Contribution: This article’s contribution mainly lies in its approach to understand Paul’s relationship to the Roman Empire from the perspective of his own eschatology. Here, traditional understandings of Paul’s relationship to empire is put in a larger perspective, which contributes in solving Paul’s seemingly ambiguous stance towards Roman authority.

Keywords: Paul; empire; eschatology; government; postcolonialism.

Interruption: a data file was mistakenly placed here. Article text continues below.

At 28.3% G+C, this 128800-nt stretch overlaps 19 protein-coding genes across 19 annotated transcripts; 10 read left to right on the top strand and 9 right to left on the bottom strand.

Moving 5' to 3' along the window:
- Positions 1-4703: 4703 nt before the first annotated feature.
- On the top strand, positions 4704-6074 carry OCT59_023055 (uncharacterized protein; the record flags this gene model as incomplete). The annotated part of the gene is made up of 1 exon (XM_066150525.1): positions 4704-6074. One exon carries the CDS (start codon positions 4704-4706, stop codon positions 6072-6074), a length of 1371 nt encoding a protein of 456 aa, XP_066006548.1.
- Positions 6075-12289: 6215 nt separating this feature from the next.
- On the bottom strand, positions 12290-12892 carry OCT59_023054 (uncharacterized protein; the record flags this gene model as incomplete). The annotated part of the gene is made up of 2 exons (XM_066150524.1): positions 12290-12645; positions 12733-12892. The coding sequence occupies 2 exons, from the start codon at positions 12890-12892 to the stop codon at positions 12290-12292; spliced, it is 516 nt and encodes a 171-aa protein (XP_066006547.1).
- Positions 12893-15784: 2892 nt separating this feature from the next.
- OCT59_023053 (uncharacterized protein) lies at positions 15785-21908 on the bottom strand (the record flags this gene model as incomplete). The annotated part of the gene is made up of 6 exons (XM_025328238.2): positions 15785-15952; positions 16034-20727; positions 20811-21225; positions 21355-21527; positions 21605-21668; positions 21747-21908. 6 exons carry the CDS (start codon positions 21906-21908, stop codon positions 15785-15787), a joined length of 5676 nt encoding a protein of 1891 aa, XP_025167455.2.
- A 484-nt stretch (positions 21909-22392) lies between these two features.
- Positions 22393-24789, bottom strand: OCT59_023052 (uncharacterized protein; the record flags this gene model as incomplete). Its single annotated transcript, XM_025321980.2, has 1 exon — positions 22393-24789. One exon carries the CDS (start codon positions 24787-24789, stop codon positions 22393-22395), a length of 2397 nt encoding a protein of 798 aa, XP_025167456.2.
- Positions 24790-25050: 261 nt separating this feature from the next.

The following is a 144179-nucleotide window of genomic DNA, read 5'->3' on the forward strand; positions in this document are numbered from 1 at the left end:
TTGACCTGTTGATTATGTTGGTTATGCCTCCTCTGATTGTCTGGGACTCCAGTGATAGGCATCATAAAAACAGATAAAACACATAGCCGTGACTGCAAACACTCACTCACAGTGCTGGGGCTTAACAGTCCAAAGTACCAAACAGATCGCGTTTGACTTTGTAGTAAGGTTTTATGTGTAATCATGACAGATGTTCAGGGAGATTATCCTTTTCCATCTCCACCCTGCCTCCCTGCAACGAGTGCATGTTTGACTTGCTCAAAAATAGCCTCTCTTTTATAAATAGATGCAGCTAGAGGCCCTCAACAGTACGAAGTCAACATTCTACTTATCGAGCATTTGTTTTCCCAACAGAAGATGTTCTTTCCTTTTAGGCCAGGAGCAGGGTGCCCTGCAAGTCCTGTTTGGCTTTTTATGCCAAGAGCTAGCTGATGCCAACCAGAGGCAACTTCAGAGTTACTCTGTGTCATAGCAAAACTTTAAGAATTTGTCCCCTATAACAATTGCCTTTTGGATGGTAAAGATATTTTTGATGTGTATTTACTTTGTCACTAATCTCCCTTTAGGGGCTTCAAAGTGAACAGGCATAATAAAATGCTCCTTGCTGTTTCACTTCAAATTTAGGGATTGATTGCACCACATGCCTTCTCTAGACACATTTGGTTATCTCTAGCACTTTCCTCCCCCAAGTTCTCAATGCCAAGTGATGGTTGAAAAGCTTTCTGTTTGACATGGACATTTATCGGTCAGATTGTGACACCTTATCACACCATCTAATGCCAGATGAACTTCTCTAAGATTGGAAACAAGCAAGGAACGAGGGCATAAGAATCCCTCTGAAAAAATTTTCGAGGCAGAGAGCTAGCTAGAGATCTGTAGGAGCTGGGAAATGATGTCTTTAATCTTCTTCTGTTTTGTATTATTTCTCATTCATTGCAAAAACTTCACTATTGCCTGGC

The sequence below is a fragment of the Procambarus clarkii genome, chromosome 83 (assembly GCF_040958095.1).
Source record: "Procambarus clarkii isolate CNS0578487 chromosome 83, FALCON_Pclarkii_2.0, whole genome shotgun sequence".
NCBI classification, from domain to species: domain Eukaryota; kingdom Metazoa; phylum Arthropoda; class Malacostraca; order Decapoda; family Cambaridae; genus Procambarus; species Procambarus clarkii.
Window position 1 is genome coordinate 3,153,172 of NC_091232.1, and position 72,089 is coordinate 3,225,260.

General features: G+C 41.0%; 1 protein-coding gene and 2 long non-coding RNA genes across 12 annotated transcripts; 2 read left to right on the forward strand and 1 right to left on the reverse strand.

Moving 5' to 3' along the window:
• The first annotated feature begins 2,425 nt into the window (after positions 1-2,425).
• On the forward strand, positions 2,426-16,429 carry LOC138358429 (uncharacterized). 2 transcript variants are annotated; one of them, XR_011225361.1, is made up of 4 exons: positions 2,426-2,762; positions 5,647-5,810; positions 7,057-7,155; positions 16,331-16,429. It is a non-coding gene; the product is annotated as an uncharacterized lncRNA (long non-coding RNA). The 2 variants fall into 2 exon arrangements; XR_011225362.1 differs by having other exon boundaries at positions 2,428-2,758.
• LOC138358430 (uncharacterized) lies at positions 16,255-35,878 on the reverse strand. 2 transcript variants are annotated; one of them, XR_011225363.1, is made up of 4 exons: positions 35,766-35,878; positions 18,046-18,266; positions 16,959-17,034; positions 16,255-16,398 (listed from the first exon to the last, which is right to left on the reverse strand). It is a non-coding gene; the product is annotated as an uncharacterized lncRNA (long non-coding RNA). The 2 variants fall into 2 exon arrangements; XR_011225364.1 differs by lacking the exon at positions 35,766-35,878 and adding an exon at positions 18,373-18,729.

The hermeneutical approach to read Paul through the lens of his relationship to the Roman Empire has gained momentum in the past few decades. Various leading scholars have contributed to this approach, which is especially featured in books edited by Richard A. Horsley (ed. 1997, 2000, 2004). As Horsley (2004:1–3) explains, reading Paul through the lens of empire can be understood as a reaction on reading Paul from the lens of his relationship to his Judaean heritage.1 In the traditional, so-called ‘Lutheran’ approach to Paul, his gospel message is understood in terms of justification by faith in Christ over against justification based on works, which would have been part of his Judaean heritage. In the so-called New Perspective on Paul, Paul’s embeddedness in his Judaean heritage has been reappreciated, explaining his gospel not to be against his Judaean past but rather in continuation with it (e.g. Dunn 1983; Sanders 1977). By reading Paul through the lens of his relationship to the Roman Empire, the assumption of the separation between religion and politics is questioned. In this approach, the Roman Empire is understood in terms of the interwovenness of religious and political elements, which was especially evident in the cultic divinisation and veneration of emperors. Because the gentiles were subjects of the Roman Empire and comprised the bulk of Paul’s audiences, his letters are read through the lens of his relationship to empire rather than through his relationship to his Judaean heritage.